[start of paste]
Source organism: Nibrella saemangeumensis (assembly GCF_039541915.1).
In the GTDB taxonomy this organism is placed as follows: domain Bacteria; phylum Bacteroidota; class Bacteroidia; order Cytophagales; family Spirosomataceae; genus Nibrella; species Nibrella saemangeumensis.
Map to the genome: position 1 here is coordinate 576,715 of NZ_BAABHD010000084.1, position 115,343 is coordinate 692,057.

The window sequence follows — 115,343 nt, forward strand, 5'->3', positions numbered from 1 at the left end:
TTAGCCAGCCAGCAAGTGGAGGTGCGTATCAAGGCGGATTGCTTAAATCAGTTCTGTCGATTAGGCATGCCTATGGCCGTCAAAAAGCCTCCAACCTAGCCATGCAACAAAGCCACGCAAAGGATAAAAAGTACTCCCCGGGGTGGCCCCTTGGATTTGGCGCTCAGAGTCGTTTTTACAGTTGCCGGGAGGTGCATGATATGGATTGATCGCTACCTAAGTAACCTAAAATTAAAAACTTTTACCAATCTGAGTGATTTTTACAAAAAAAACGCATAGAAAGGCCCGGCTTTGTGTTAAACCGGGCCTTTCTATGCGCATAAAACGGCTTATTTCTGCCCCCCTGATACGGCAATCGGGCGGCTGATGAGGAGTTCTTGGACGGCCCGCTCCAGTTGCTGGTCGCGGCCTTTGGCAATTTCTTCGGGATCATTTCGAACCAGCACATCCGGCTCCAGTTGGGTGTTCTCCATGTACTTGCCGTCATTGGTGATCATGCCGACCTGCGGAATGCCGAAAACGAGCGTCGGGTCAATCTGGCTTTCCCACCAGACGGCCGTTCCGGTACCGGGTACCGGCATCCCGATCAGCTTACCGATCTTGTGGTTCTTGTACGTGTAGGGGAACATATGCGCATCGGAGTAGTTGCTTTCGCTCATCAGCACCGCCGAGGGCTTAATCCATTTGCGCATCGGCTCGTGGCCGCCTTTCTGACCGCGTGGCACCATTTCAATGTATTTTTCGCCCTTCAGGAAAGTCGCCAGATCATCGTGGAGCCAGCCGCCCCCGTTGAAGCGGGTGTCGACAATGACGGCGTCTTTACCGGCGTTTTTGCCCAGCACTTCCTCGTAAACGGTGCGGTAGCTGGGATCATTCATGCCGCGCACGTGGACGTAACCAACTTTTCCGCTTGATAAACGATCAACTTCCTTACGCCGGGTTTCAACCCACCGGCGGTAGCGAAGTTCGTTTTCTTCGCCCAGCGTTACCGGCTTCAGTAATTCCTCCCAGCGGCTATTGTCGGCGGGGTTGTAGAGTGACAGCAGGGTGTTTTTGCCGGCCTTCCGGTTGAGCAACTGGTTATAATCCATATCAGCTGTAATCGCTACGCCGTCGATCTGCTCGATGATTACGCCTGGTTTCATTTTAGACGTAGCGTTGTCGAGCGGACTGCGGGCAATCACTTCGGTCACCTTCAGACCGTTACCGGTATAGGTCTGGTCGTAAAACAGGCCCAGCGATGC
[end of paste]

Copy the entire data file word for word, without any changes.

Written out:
Source organism: Nibrella saemangeumensis (assembly GCF_039541915.1).
In the GTDB taxonomy this organism is placed as follows: domain Bacteria; phylum Bacteroidota; class Bacteroidia; order Cytophagales; family Spirosomataceae; genus Nibrella; species Nibrella saemangeumensis.
Map to the genome: position 1 here is coordinate 576,715 of NZ_BAABHD010000084.1, position 115,343 is coordinate 692,057.

The window sequence follows — 115,343 nt, forward strand, 5'->3', positions numbered from 1 at the left end:
TTAGCCAGCCAGCAAGTGGAGGTGCGTATCAAGGCGGATTGCTTAAATCAGTTCTGTCGATTAGGCATGCCTATGGCCGTCAAAAAGCCTCCAACCTAGCCATGCAACAAAGCCACGCAAAGGATAAAAAGTACTCCCCGGGGTGGCCCCTTGGATTTGGCGCTCAGAGTCGTTTTTACAGTTGCCGGGAGGTGCATGATATGGATTGATCGCTACCTAAGTAACCTAAAATTAAAAACTTTTACCAATCTGAGTGATTTTTACAAAAAAAACGCATAGAAAGGCCCGGCTTTGTGTTAAACCGGGCCTTTCTATGCGCATAAAACGGCTTATTTCTGCCCCCCTGATACGGCAATCGGGCGGCTGATGAGGAGTTCTTGGACGGCCCGCTCCAGTTGCTGGTCGCGGCCTTTGGCAATTTCTTCGGGATCATTTCGAACCAGCACATCCGGCTCCAGTTGGGTGTTCTCCATGTACTTGCCGTCATTGGTGATCATGCCGACCTGCGGAATGCCGAAAACGAGCGTCGGGTCAATCTGGCTTTCCCACCAGACGGCCGTTCCGGTACCGGGTACCGGCATCCCGATCAGCTTACCGATCTTGTGGTTCTTGTACGTGTAGGGGAACATATGCGCATCGGAGTAGTTGCTTTCGCTCATCAGCACCGCCGAGGGCTTAATCCATTTGCGCATCGGCTCGTGGCCGCCTTTCTGACCGCGTGGCACCATTTCAATGTATTTTTCGCCCTTCAGGAAAGTCGCCAGATCATCGTGGAGCCAGCCGCCCCCGTTGAAGCGGGTGTCGACAATGACGGCGTCTTTACCGGCGTTTTTGCCCAGCACTTCCTCGTAAACGGTGCGGTAGCTGGGATCATTCATGCCGCGCACGTGGACGTAACCAACTTTTCCGCTTGATAAACGATCAACTTCCTTACGCCGGGTTTCAACCCACCGGCGGTAGCGAAGTTCGTTTTCTTCGCCCAGCGTTACCGGCTTCAGTAATTCCTCCCAGCGGCTATTGTCGGCGGGGTTGTAGAGTGACAGCAGGGTGTTTTTGCCGGCCTTCCGGTTGAGCAACTGGTTATAATCCATATCAGCTGTAATCGCTACGCCGTCGATCTGCTCGATGATTACGCCTGGTTTCATTTTAGACGTAGCGTTGTCGAGCGGACTGCGGGCAATCACTTCGGTCACCTTCAGACCGTTACCGGTATAGGTCTGGTCGTAAAACAGGCCCAGCGATGC